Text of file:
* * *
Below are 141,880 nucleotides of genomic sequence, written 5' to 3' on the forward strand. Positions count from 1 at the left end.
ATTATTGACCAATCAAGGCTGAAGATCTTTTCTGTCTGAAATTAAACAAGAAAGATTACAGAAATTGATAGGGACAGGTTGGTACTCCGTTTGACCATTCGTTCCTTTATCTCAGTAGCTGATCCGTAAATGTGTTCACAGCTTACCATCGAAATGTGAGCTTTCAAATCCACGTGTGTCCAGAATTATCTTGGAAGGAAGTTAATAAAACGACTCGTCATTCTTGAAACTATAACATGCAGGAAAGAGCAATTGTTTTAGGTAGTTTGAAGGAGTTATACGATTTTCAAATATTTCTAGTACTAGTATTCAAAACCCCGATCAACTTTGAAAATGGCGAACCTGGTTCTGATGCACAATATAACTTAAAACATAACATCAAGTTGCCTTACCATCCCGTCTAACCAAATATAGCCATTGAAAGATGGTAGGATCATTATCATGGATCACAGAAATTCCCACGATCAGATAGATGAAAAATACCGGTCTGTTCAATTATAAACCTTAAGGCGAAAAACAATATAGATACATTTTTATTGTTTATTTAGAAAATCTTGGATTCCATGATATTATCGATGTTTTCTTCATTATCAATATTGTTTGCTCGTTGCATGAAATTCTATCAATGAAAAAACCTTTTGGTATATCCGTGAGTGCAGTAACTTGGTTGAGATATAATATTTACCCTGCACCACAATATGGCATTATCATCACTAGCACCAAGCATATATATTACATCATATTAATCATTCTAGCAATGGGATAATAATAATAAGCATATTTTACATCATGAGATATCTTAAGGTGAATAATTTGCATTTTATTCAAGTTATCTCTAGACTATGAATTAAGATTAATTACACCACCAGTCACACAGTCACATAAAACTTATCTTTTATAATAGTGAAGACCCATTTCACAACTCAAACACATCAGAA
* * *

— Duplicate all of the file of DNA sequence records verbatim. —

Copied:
Below are 141,880 nucleotides of genomic sequence, written 5' to 3' on the forward strand. Positions count from 1 at the left end.
ATTATTGACCAATCAAGGCTGAAGATCTTTTCTGTCTGAAATTAAACAAGAAAGATTACAGAAATTGATAGGGACAGGTTGGTACTCCGTTTGACCATTCGTTCCTTTATCTCAGTAGCTGATCCGTAAATGTGTTCACAGCTTACCATCGAAATGTGAGCTTTCAAATCCACGTGTGTCCAGAATTATCTTGGAAGGAAGTTAATAAAACGACTCGTCATTCTTGAAACTATAACATGCAGGAAAGAGCAATTGTTTTAGGTAGTTTGAAGGAGTTATACGATTTTCAAATATTTCTAGTACTAGTATTCAAAACCCCGATCAACTTTGAAAATGGCGAACCTGGTTCTGATGCACAATATAACTTAAAACATAACATCAAGTTGCCTTACCATCCCGTCTAACCAAATATAGCCATTGAAAGATGGTAGGATCATTATCATGGATCACAGAAATTCCCACGATCAGATAGATGAAAAATACCGGTCTGTTCAATTATAAACCTTAAGGCGAAAAACAATATAGATACATTTTTATTGTTTATTTAGAAAATCTTGGATTCCATGATATTATCGATGTTTTCTTCATTATCAATATTGTTTGCTCGTTGCATGAAATTCTATCAATGAAAAAACCTTTTGGTATATCCGTGAGTGCAGTAACTTGGTTGAGATATAATATTTACCCTGCACCACAATATGGCATTATCATCACTAGCACCAAGCATATATATTACATCATATTAATCATTCTAGCAATGGGATAATAATAATAAGCATATTTTACATCATGAGATATCTTAAGGTGAATAATTTGCATTTTATTCAAGTTATCTCTAGACTATGAATTAAGATTAATTACACCACCAGTCACACAGTCACATAAAACTTATCTTTTATAATAGTGAAGACCCATTTCACAACTCAAACACATCAGAA